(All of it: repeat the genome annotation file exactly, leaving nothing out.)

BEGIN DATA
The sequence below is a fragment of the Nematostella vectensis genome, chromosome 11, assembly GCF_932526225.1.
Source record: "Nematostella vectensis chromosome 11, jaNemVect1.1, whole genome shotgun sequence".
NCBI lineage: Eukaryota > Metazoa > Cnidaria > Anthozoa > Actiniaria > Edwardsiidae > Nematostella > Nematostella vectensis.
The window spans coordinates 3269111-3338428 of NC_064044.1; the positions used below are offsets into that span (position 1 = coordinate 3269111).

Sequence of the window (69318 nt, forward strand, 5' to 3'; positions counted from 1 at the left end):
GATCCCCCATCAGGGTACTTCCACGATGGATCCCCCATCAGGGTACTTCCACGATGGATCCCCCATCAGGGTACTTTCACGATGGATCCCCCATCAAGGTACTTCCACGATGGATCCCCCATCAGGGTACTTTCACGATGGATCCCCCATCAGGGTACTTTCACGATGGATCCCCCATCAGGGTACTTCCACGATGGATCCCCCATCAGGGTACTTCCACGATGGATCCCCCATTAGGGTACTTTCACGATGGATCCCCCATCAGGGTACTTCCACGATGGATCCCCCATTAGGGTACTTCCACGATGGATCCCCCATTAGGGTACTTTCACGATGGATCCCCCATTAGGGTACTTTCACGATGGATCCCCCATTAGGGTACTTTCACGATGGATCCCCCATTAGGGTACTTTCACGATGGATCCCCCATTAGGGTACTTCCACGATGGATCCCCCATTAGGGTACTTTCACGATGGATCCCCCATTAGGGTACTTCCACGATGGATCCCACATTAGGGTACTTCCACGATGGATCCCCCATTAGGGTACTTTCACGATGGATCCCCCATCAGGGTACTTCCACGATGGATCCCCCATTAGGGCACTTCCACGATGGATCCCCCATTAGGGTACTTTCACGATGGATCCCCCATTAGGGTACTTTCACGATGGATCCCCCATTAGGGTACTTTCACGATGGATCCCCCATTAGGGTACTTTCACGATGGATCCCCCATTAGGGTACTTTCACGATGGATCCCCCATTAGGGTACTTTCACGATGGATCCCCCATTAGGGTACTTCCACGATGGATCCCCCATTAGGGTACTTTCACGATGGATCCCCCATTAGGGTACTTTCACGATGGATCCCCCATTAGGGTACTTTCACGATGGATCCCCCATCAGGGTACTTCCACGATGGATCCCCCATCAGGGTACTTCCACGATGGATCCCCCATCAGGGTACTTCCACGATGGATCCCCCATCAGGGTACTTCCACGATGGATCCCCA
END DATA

The sequence below is a fragment of the Nematostella vectensis genome, chromosome 11, assembly GCF_932526225.1.
Source record: "Nematostella vectensis chromosome 11, jaNemVect1.1, whole genome shotgun sequence".
NCBI lineage: Eukaryota > Metazoa > Cnidaria > Anthozoa > Actiniaria > Edwardsiidae > Nematostella > Nematostella vectensis.
The window spans coordinates 3269111-3338428 of NC_064044.1; the positions used below are offsets into that span (position 1 = coordinate 3269111).

Sequence of the window (69318 nt, forward strand, 5' to 3'; positions counted from 1 at the left end):
GATCCCCCATCAGGGTACTTCCACGATGGATCCCCCATCAGGGTACTTCCACGATGGATCCCCCATCAGGGTACTTTCACGATGGATCCCCCATCAAGGTACTTCCACGATGGATCCCCCATCAGGGTACTTTCACGATGGATCCCCCATCAGGGTACTTTCACGATGGATCCCCCATCAGGGTACTTCCACGATGGATCCCCCATCAGGGTACTTCCACGATGGATCCCCCATTAGGGTACTTTCACGATGGATCCCCCATCAGGGTACTTCCACGATGGATCCCCCATTAGGGTACTTCCACGATGGATCCCCCATTAGGGTACTTTCACGATGGATCCCCCATTAGGGTACTTTCACGATGGATCCCCCATTAGGGTACTTTCACGATGGATCCCCCATTAGGGTACTTTCACGATGGATCCCCCATTAGGGTACTTCCACGATGGATCCCCCATTAGGGTACTTTCACGATGGATCCCCCATTAGGGTACTTCCACGATGGATCCCACATTAGGGTACTTCCACGATGGATCCCCCATTAGGGTACTTTCACGATGGATCCCCCATCAGGGTACTTCCACGATGGATCCCCCATTAGGGCACTTCCACGATGGATCCCCCATTAGGGTACTTTCACGATGGATCCCCCATTAGGGTACTTTCACGATGGATCCCCCATTAGGGTACTTTCACGATGGATCCCCCATTAGGGTACTTTCACGATGGATCCCCCATTAGGGTACTTTCACGATGGATCCCCCATTAGGGTACTTTCACGATGGATCCCCCATTAGGGTACTTCCACGATGGATCCCCCATTAGGGTACTTTCACGATGGATCCCCCATTAGGGTACTTTCACGATGGATCCCCCATTAGGGTACTTTCACGATGGATCCCCCATCAGGGTACTTCCACGATGGATCCCCCATCAGGGTACTTCCACGATGGATCCCCCATCAGGGTACTTCCACGATGGATCCCCCATCAGGGTACTTCCACGATGGATCCCCA